The next year, after more failures at uni, I was forced to find a full time job, while studying a single subject. I started work as an electronics technician in November 1990. Early in the 1991, I moved to Melbourne and shared a house with an aquaintance off amateur radio and his brother. At this time, I had some very serious (beyond the scope of this list) personal issues to deal with, while holding down a full time job and studying. Fortunately, luck (or as I believe, God) had a hand in events at this time. One of the guys from the CB gang, Mal, managed to find where I was living, and we renewed our CB aquaintances. He was to become a friend who I hold very dear, more like a guardian angel. It wasn't long before he saw that I was socially "different", and had trouble realting to people, but instead of turning away, he stood by me, and helped me get to the bottom of my problems. Through Mal, I sought the advice of another friend who was a minister. The minister suggested that I seek professional help, so next, we went to a GP, who referred us to a psychaitrist and psychologist. The psychs were able to tell me that I had autistic traits and that there was little they could do to help me except run a few diagnostic tests and offer counselling, which we went to for a while, until it was obvious that they were getting out of their depth. In the meantime, Mal did a bit of research of his own and suspected Asperger's Syndrome as being my condition. Through the various autism support agencies, we found a specialist who confirmed a diagnosis of Asoerger's. I now know why I was different, but no-one could offer any real support. The specialist was too expensive to consult, and the various agencies didn't offer the support I needed, as they were geared to either children or more severely affected people. There was simply no support for HFA people like me.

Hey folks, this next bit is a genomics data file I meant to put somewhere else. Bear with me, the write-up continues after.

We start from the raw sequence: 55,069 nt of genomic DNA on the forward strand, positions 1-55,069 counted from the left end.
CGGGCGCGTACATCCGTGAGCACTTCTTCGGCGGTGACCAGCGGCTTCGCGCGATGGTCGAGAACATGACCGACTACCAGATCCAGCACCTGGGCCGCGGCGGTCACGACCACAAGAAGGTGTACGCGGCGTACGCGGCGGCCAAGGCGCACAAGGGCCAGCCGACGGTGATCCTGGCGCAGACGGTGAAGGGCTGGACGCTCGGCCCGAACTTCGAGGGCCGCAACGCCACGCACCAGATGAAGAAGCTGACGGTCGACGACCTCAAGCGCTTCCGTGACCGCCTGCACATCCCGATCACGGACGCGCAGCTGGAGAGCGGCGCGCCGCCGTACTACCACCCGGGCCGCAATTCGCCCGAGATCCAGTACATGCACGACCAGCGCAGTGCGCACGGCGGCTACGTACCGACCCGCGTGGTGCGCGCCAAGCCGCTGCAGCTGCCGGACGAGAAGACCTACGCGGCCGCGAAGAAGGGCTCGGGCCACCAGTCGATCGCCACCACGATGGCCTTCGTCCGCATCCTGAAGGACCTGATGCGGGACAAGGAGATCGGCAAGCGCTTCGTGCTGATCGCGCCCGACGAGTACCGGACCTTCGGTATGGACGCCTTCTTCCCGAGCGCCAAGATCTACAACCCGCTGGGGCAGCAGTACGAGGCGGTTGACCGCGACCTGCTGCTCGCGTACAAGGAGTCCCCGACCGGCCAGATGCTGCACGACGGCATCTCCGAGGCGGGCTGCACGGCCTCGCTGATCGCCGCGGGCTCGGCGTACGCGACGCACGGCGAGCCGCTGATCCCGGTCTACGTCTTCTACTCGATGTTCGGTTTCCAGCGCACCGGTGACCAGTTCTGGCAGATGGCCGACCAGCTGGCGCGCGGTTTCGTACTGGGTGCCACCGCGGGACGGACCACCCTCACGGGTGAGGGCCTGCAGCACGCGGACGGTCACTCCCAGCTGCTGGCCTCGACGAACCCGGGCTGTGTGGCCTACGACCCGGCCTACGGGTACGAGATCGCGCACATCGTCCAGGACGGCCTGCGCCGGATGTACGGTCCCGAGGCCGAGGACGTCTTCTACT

Mal did his best to support me emotionally and socially, but this took a toll on him, and last year, nearly destroyed our friendship. Fortunately, other help was forthcoming. In 1993, one of the universities was doing some research into Asperger's and teaching social rules. By sheer luck, I managed to get on the programme, which ran for several weeks. Through the programme, I met a woman who kept talking about GROW. Being curious, I asked her what it was all about, and she told me that it was a 12 step programme based on Alcoholic's Anonymous, but geared to people who have problems coping with life. Having nowhere to turn to, I decided to give GROW a try, and found instant acceptance from the people there, several of whom are good friends today. GROW basically works on the elements of a structured meeting proceedure, a programme of personal growth, which was written by people who have themselves overcome a breakdown or other personal problem, and is filled with wonderful everyday commonsense wisdom, and a caring and sharing community of people who build friendships and reach out to those in need. Through GROW, I slowly, over the last 2 1/2 years built up my self-esteem and worked through my secondary problems and depression. As an unexpected bonus, I also learned a lot about social interaction and how people relate to each other. I found I could learn a lot of social interaction and relate to people by building a personal database of peoples' behaviour and appropriate responses for a variety of situations, as well as learning to read peoples' emotions and other information from non-verbal communication. Contrary to some medical literature, my experience is that (at least) some AC's do have the ability to communicate nonverbally, but the "language" is quite different to that of NT's.